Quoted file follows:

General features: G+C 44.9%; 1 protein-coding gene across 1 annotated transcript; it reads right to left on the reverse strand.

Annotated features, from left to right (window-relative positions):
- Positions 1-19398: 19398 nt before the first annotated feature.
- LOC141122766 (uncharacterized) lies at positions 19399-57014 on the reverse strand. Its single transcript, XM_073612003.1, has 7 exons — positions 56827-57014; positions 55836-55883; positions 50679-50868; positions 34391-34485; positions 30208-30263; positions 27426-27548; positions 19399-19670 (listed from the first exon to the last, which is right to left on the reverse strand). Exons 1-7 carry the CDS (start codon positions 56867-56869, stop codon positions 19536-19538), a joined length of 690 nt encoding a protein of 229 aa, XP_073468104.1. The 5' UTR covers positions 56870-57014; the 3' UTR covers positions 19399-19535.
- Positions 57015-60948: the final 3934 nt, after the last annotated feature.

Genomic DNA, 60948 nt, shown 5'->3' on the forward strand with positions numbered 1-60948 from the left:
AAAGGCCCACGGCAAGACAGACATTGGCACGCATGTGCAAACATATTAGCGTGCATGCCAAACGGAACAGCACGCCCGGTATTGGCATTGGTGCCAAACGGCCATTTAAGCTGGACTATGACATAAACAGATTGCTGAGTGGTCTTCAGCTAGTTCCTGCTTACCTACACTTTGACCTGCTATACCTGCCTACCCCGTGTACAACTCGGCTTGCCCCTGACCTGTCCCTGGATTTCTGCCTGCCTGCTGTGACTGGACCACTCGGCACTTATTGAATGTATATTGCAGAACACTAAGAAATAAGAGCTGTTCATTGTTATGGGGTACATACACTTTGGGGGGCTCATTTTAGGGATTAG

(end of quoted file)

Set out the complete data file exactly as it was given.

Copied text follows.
General features: G+C 44.9%; 1 protein-coding gene across 1 annotated transcript; it reads right to left on the reverse strand.

Annotated features, from left to right (window-relative positions):
- Positions 1-19398: 19398 nt before the first annotated feature.
- LOC141122766 (uncharacterized) lies at positions 19399-57014 on the reverse strand. Its single transcript, XM_073612003.1, has 7 exons — positions 56827-57014; positions 55836-55883; positions 50679-50868; positions 34391-34485; positions 30208-30263; positions 27426-27548; positions 19399-19670 (listed from the first exon to the last, which is right to left on the reverse strand). Exons 1-7 carry the CDS (start codon positions 56867-56869, stop codon positions 19536-19538), a joined length of 690 nt encoding a protein of 229 aa, XP_073468104.1. The 5' UTR covers positions 56870-57014; the 3' UTR covers positions 19399-19535.
- Positions 57015-60948: the final 3934 nt, after the last annotated feature.

Genomic DNA, 60948 nt, shown 5'->3' on the forward strand with positions numbered 1-60948 from the left:
AAAGGCCCACGGCAAGACAGACATTGGCACGCATGTGCAAACATATTAGCGTGCATGCCAAACGGAACAGCACGCCCGGTATTGGCATTGGTGCCAAACGGCCATTTAAGCTGGACTATGACATAAACAGATTGCTGAGTGGTCTTCAGCTAGTTCCTGCTTACCTACACTTTGACCTGCTATACCTGCCTACCCCGTGTACAACTCGGCTTGCCCCTGACCTGTCCCTGGATTTCTGCCTGCCTGCTGTGACTGGACCACTCGGCACTTATTGAATGTATATTGCAGAACACTAAGAAATAAGAGCTGTTCATTGTTATGGGGTACATACACTTTGGGGGGCTCATTTTAGGGATTAG